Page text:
Over the past few months, we’ve been working closely with Jayme Davis, the maintainer of a popular third-party library for .NET developers, to transfer it over to Stripe. With more than 400,000 downloads, the library represents the cumulative work of dozens of open-source contributors and targets the .NET Standard to support cross-platform compatibility.
The latest release includes some additional improvements:
- Bitcoin and 3D Secure in Sources. The Sources API offers a single integration path for all payment methods. The .NET library now supports Bitcoin payments and 3D Secure via Sources so that developers can maintain simpler integrations for specific payment methods.
- Webhook signatures. We’ve added webhook signatures to help you ensure that the information you receive at your webhook endpoint has not been altered by a malicious third party.
- Improved object expansion. The .NET library now deserializes more objects from our JSON API, which should provide faster access to properties on nested objects. In many cases, it also reduces unnecessary API calls.
We’ve updated our API reference to include complete code samples for .NET and we plan to roll out .NET code examples throughout our documentation over the next few months. You can get the latest library from GitHub or NuGet, and check out a simple example using Stripe and ASP.NET.
We hope these updates make it easier and faster for .NET developers to integrate and use Stripe. We’d also love to hear your feedback and ideas: just open an issue, join our IRC channel, or send us an email.
We’re excited to announce that Stripe has acquired Payable to help make it easier for platforms and marketplaces on Stripe Connect to meet their tax reporting obligations worldwide.
Multi-sided platforms around the world are using Stripe Connect to accept money, pay it out to third parties, and eliminate all the complexity that’s typically involved. One traditional pain point is tax reporting: as a marketplace, you’re often providing taxable income to participants of your marketplace, which must be reported to the IRS or other tax authorities. We heard from our users that accurately generating, delivering, and filing tax forms for as many as hundreds of thousands of vendors, contractors, and partners in multiple countries was a consistent difficulty and something they’d like to see fixed.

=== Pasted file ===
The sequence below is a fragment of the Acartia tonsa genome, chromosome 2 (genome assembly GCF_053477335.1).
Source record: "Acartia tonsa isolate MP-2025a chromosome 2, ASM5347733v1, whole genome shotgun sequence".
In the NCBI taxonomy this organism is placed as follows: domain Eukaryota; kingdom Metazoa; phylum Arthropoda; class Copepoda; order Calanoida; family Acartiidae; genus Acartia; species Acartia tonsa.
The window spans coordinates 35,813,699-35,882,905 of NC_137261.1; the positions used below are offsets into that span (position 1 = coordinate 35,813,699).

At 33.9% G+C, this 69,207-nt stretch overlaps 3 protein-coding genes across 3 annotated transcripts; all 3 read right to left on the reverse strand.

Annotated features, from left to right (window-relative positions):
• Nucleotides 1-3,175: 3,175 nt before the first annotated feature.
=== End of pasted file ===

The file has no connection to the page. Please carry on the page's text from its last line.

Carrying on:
We partnered with Payable in 2015 to provide and distribute 1099 tax forms to Connect platforms. Payable built a deep integration with the Stripe API that automated generating and sending the right tax forms to the right people for thousands of Stripe platforms. Now, as part of Stripe, the Payable team will continue to improve Stripe Connect’s tax support to better serve global platforms and marketplaces.
Payable’s tax reporting tools will stay hosted on payable.com through the next tax season and we’ll use the current Payable integration to generate any required tax forms for 2017. We will fully integrate Payable with Stripe Connect and the Stripe Dashboard after that.
We’re thrilled to welcome the Payable team to Stripe and look forward to making Connect even more useful for marketplace businesses.
Startups are a curious alchemy of people, knowledge, money, and technology. Access to these building blocks has historically been grossly uneven, but is improving over time. Open-source software and cloud services have made the core infrastructure of technology companies easier and cheaper to build than ever before. The internet has collected and distributed a growing body of practice for the practical know-how of how to build and scale companies.
There still exists a dependence on certain people, though, particularly where the allocation of money is concerned.
Stripe Atlas helps founders worldwide start ambitious companies. One of the things we hope to do is to decrease the social distance between our entrepreneurs and investors, experts, and others who can help them. To do this, we created a private Stripe Atlas Forum, and have been inviting guests to speak directly with Atlas members and answer their questions about building companies.
Marc Andreessen is a co-founder of Andreessen Horowitz and famously coined the phrase “software is eating the world.” Prior to that, he co-wrote Mosaic, the first mainstream web browser. While he’s unfortunately no longer an active Twitter user (his @pmarca account made for compulsory reading while he was), he did agree to answer over 30 questions from Stripe Atlas founders. These include questions about how to convince a venture capitalist to give one money, what has changed about the tech industry since he co-wrote the first web browser, and where opportunities still exist to build huge, meaningful businesses around technology the world needs. Marc graciously gave us permission to post a portion of his answers publicly, for the benefit of the wider community.
If we can help you with access to the people, knowledge, and technology that will help you start and grow your new business, join Stripe Atlas. (And if you need the money, read Marc’s advice below on pitching venture capitalists.)